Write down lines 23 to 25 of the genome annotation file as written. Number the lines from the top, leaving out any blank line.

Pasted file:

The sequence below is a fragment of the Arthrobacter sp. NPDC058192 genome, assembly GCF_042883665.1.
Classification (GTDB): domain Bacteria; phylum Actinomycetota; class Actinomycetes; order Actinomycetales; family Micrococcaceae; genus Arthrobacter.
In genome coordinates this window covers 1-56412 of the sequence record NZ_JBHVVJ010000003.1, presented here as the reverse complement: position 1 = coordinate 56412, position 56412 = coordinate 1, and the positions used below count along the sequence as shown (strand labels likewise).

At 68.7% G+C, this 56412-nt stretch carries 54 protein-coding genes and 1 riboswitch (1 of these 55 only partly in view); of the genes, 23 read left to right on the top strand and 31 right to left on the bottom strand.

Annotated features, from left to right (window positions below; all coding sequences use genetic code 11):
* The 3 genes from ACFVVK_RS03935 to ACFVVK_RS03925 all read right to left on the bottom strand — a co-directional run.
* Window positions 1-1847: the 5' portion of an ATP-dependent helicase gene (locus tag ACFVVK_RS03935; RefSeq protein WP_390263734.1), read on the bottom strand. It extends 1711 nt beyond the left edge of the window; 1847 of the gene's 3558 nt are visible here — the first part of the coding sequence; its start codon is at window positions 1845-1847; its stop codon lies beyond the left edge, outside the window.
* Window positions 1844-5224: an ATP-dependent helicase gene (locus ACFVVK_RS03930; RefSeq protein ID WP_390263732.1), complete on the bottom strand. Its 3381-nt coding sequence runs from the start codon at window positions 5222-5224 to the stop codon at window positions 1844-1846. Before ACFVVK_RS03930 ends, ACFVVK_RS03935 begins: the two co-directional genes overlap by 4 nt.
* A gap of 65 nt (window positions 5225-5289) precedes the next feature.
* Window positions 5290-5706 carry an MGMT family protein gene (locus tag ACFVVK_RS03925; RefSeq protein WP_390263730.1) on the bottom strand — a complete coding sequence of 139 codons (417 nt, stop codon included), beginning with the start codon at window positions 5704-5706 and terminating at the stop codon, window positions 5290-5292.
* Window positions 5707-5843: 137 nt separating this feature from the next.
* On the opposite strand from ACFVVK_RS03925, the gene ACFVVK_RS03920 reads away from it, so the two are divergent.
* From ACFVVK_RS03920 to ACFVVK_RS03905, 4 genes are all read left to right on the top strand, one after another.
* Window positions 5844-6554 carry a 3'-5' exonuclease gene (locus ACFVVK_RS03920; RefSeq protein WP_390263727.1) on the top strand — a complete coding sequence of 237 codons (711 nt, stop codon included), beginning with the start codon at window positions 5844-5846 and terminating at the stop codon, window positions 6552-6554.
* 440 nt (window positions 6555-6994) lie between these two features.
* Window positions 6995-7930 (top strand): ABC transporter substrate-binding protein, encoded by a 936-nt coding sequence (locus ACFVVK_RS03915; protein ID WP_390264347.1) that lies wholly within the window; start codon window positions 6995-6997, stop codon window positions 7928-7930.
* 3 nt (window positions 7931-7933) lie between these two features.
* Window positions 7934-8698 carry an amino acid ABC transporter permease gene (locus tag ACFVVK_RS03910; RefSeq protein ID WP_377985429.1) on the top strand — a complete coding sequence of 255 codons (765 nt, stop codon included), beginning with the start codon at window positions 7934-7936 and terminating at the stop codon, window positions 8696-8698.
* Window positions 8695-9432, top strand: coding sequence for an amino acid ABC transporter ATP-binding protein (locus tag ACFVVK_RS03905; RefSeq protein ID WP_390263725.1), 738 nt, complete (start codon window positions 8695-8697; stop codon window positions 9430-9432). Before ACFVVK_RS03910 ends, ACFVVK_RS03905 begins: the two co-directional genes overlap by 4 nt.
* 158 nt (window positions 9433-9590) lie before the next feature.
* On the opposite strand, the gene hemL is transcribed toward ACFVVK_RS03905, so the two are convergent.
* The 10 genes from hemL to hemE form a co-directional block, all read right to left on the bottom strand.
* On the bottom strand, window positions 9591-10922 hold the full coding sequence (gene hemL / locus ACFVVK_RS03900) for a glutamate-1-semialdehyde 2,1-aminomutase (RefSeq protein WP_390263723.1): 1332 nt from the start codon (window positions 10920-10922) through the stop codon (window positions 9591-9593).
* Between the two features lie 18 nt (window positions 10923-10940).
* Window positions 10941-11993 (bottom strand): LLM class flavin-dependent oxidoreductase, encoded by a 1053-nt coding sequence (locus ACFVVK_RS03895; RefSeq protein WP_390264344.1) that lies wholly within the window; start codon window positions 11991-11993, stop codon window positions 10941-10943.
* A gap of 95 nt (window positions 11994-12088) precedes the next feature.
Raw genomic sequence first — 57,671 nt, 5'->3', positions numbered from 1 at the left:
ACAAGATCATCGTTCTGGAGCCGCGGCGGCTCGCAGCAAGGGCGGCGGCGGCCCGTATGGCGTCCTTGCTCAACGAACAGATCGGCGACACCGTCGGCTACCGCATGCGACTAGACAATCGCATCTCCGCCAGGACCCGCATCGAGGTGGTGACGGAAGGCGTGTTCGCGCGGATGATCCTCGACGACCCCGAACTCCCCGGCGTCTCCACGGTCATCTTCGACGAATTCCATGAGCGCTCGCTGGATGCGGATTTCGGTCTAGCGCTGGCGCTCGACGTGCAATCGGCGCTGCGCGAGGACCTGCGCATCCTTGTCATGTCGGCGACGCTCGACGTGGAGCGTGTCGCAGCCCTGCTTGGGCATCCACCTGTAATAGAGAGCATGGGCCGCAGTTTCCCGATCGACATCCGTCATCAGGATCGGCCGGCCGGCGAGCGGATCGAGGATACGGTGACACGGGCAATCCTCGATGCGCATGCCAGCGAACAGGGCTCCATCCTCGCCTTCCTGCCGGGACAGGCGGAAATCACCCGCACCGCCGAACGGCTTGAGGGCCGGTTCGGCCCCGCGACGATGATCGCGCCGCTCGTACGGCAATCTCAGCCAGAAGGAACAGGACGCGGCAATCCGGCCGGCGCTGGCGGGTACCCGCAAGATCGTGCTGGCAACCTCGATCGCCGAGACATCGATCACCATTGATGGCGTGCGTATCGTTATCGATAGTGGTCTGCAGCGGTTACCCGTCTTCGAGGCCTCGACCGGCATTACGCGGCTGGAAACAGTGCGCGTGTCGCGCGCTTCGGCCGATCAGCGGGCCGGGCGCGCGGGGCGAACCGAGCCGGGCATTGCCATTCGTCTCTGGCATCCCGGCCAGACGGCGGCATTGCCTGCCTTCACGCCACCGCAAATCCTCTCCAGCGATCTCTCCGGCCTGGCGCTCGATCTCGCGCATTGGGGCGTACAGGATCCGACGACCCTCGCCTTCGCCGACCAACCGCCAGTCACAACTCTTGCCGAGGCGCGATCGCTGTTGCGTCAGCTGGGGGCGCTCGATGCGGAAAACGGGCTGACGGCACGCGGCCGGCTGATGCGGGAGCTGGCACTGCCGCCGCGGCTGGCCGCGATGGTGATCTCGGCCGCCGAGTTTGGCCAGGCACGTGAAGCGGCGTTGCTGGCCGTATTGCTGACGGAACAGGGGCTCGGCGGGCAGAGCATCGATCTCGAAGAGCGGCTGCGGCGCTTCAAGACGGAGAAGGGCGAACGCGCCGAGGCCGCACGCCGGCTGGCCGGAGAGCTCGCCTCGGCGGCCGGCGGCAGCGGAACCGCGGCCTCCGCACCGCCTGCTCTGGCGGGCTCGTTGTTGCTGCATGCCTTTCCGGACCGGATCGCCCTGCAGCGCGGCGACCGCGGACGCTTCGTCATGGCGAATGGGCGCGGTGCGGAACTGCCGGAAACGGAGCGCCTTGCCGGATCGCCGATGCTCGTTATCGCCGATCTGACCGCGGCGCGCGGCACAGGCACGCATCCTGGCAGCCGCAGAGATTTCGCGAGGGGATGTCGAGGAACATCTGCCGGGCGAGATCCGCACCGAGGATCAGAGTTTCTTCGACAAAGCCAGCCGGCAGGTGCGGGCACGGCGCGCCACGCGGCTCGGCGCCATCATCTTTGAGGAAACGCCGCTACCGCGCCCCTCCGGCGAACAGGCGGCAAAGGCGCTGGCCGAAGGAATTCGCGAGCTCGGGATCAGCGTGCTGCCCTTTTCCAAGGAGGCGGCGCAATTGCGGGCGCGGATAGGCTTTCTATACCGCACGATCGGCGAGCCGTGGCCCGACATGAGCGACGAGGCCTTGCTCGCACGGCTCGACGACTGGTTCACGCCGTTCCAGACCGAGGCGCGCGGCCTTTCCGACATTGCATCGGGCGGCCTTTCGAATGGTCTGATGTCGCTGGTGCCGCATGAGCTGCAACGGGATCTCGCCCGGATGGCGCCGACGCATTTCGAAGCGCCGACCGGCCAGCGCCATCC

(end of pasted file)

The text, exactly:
* On the bottom strand, window positions 9591-10922 hold the full coding sequence (gene hemL / locus ACFVVK_RS03900) for a glutamate-1-semialdehyde 2,1-aminomutase (RefSeq protein WP_390263723.1): 1332 nt from the start codon (window positions 10920-10922) through the stop codon (window positions 9591-9593).
* Between the two features lie 18 nt (window positions 10923-10940).
* Window positions 10941-11993 (bottom strand): LLM class flavin-dependent oxidoreductase, encoded by a 1053-nt coding sequence (locus ACFVVK_RS03895; RefSeq protein WP_390264344.1) that lies wholly within the window; start codon window positions 11991-11993, stop codon window positions 10941-10943.